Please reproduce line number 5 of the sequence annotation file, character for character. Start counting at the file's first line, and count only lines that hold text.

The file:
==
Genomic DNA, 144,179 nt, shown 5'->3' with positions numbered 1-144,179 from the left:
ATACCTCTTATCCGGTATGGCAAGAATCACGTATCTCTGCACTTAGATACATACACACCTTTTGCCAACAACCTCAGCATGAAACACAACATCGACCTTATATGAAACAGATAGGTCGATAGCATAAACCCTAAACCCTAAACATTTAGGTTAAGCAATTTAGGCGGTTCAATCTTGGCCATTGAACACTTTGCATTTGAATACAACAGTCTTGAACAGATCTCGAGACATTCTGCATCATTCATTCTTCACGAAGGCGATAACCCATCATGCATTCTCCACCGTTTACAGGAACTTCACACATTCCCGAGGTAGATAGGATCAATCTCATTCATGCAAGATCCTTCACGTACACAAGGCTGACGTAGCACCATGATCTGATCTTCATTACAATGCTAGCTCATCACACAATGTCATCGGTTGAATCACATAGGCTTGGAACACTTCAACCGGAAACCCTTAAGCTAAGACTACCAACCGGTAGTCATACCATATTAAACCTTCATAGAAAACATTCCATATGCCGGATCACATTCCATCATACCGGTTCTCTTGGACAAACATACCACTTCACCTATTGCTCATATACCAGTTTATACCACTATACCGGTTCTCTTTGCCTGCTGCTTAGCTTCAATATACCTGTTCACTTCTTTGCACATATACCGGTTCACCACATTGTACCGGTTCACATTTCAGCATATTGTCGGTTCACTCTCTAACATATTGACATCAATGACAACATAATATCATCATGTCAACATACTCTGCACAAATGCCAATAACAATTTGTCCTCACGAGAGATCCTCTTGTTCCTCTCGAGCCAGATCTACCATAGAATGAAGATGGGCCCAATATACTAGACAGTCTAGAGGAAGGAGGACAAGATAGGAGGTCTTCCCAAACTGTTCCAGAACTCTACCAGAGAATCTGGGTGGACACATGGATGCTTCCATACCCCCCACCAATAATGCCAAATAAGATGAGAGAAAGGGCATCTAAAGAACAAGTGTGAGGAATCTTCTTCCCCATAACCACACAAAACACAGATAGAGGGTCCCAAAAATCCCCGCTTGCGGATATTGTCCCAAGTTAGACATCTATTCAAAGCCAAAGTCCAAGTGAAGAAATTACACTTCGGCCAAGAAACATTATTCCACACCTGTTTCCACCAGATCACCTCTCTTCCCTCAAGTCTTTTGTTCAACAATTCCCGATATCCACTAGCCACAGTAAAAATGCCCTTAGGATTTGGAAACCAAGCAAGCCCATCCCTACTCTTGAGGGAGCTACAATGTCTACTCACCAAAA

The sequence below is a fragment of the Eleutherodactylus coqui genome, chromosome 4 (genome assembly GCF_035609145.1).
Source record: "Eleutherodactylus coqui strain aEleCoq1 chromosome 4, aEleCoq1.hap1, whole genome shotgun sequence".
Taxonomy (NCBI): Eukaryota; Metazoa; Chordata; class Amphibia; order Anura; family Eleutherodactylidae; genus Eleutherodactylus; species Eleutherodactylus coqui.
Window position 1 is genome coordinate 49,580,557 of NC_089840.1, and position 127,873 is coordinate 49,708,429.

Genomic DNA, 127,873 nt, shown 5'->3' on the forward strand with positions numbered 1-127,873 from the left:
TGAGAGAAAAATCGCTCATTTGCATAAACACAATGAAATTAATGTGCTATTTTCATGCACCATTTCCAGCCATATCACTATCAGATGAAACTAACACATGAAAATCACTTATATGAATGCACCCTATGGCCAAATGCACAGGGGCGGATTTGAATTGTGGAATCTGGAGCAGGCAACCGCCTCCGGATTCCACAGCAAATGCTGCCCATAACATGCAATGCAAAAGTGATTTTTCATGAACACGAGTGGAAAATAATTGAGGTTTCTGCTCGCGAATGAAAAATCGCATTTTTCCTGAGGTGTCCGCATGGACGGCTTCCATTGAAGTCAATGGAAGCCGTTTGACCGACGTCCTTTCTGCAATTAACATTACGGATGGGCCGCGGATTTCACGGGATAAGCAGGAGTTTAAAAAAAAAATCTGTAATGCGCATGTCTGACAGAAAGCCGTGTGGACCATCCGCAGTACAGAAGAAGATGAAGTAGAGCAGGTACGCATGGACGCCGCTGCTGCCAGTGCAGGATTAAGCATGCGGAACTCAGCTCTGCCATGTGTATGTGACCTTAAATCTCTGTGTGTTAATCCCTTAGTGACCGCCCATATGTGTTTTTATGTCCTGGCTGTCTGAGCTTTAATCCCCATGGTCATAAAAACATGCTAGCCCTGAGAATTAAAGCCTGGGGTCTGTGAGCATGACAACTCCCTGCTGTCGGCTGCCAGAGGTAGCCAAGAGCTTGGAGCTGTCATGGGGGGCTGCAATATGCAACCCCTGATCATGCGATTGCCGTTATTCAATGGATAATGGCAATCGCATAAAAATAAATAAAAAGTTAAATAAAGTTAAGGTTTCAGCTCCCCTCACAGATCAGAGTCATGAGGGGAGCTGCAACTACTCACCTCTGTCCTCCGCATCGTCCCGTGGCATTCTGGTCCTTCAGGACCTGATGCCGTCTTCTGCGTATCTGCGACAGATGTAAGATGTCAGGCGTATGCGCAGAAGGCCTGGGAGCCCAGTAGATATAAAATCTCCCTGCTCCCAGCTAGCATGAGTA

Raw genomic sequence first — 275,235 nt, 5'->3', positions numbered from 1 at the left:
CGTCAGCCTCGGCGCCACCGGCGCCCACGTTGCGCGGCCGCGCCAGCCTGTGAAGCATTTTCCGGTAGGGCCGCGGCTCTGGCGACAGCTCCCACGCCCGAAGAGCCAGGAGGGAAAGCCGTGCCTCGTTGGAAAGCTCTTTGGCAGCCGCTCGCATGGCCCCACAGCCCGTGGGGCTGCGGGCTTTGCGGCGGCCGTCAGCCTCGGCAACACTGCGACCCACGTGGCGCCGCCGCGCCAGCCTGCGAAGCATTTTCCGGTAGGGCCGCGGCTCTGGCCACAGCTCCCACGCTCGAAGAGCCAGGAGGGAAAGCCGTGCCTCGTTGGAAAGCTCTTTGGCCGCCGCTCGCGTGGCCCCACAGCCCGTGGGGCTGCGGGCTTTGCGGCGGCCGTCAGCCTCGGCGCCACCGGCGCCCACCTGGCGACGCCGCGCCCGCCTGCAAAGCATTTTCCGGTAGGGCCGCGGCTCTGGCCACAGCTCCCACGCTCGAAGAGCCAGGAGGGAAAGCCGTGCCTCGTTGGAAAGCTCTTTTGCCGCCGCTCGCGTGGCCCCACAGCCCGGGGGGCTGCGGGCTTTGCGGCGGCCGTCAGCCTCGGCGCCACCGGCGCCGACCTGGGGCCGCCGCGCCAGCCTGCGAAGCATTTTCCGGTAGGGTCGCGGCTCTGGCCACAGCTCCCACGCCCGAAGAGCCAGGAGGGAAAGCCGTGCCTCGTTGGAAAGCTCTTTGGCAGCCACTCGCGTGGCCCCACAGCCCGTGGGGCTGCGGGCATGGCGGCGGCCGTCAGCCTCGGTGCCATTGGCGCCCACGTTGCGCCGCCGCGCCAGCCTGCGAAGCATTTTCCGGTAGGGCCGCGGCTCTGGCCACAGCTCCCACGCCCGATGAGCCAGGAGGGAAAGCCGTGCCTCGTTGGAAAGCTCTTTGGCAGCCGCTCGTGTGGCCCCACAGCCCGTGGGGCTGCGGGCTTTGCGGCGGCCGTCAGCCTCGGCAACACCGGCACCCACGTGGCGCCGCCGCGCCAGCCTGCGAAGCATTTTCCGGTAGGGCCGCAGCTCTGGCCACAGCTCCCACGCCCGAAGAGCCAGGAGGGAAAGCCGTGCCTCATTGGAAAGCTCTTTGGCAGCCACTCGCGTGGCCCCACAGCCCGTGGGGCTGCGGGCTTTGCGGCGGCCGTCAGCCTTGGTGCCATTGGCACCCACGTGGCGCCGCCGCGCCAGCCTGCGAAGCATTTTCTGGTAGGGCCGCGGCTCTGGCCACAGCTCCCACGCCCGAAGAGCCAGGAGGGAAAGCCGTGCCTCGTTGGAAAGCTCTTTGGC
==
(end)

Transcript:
Taxonomy (NCBI): Eukaryota; Metazoa; Chordata; class Amphibia; order Anura; family Eleutherodactylidae; genus Eleutherodactylus; species Eleutherodactylus coqui.